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Dysplastic nevi: to re-excise or not


Dr. Phillip McKee

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Dysplastic nevi are often graded as showing mild, moderate or severe atypia. They may be associated with an increased risk of melanoma particularly in a familial setting but also one not uncommonly sees a dysplastic nevus adjacent to a melanoma suggesting progression. Although it is assumed by many that there is a progression through the varying degrees of atypia to [i]in situ[/i] and eventually invasive melanoma, this matter has not been fully resolved. With this as a background, the dermatologists in the US in particular are always keen to know the degree of atypia in any one dysplastic nevus.
While in Boston, it was my practice to recommend re-excision of dysplastic nevi as follows (in my practice, the dermatologists generally wanted treatment guidance):
· Mild cytological atypia- no re-excision unless the lesion was present at a margin
· Moderate cytological atypia- 2 mm margin re-excision
· Severe atypia- 5 mm margin re-excision (i.e. the same as for [i]in situ[/i] melanoma)
The basis for this advice was twofold:
· Firstly with any given biopsy (even if the margins appeared clear) there was always concern that unless one literally serial sectioned the specimen, one could not be absolutely certain that a margin might be involved somewhere in the specimen.
· Secondly, there was worry that there might be a more serious lesion left behind in the patient’s skin adjacent to the biopsy site. This was certainly borne out during the examination of the re-excision specimens on numerous occasions ranging from finding foci of more severe atypia through to in situ and even invasive melanoma.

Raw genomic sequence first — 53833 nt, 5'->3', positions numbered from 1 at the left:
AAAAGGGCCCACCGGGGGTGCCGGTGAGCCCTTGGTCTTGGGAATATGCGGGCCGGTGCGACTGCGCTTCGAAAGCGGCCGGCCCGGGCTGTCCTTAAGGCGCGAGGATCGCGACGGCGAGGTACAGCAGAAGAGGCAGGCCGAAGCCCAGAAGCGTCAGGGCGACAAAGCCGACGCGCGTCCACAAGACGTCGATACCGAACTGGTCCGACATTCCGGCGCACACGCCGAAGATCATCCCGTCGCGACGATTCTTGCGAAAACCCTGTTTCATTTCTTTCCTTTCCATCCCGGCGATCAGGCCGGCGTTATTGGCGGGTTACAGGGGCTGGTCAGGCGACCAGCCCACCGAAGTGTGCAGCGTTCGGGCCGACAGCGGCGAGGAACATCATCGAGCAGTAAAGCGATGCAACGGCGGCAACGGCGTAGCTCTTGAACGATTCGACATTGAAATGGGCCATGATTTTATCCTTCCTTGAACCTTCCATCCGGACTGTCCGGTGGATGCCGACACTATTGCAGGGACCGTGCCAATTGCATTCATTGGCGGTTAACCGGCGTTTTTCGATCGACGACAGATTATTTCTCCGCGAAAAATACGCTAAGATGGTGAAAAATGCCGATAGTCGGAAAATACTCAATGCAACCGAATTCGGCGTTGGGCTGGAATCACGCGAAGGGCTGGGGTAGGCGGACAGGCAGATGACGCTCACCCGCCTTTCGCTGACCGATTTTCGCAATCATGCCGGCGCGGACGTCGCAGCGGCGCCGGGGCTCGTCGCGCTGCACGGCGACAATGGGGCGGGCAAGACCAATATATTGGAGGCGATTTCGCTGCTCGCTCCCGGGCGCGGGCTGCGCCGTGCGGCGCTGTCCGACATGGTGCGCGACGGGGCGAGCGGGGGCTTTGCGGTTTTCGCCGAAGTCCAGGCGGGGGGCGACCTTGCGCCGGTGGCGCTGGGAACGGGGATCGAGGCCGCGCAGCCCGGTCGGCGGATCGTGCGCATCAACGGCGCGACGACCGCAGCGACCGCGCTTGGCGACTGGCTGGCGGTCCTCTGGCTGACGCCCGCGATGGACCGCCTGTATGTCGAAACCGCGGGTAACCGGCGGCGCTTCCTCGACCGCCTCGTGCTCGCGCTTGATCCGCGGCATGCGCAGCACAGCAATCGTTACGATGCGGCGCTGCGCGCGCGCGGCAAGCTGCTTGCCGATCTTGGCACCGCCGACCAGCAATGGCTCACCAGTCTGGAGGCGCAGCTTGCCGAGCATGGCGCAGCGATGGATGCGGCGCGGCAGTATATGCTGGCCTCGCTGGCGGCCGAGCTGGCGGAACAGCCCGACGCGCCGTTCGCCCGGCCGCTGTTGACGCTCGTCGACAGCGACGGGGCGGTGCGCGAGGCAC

The reason why this state of affairs has developed is that over the years the biopsy specimens have changed from excision of the whole lesion with clinically obviously clear margins to incomplete punch and even shave biopsies. I have always been against this practice arguing that if a lesion is clinically worrying then it should be excised [i]in toto[/i] such that complete examination of the lesion is possible and there will be no need for a re-excision. Sadly I was always a voice in the wilderness. This was largely because as a pathologist, I had no real interest in the cosmetic result. As far as I was concerned, if the lesion was fully excised at the initial surgery then I would know the exact diagnosis and if an invasive melanoma was present, I could make the appropriate treatment recommendation in my report.
The major practical problem with the very large number of incompletely excised dysplastic nevi received on a daily basis was that the subsequent re-excision specimens generated a huge increased workload such that I used to start looking at them at 4.00 or 5.00 am so that the residents would not have to waste hours gazing at the innumerable levels and I could keep back anything of interest to show them later.
I would be really interested to hear other viewpoints on this issue not only from the US but also to gain European, UK and other perspectives.
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Dr. Mona Abdel-Halim

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I agree with the need of completely excising any questionable melanocytic lesion. Better for a proper pathological assessment and definitely better for the patient. Although we do not see too many melanomas in Egypt, I have seen many dysplastic nevi this year and I feel so irritated when the lesion is not completely excised.
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Hi Phillip, thank you for the insights.

I would add that the site of a lesion also helps in making a decision re: re-excision. A lesion on the back, which is not amenable to self-examination by the patient, should perhaps be managed more aggressively than one on the upper chest,

If I receive a dysplastic naevus from primary care, I make this point in my report.

Vivek Mudaliar
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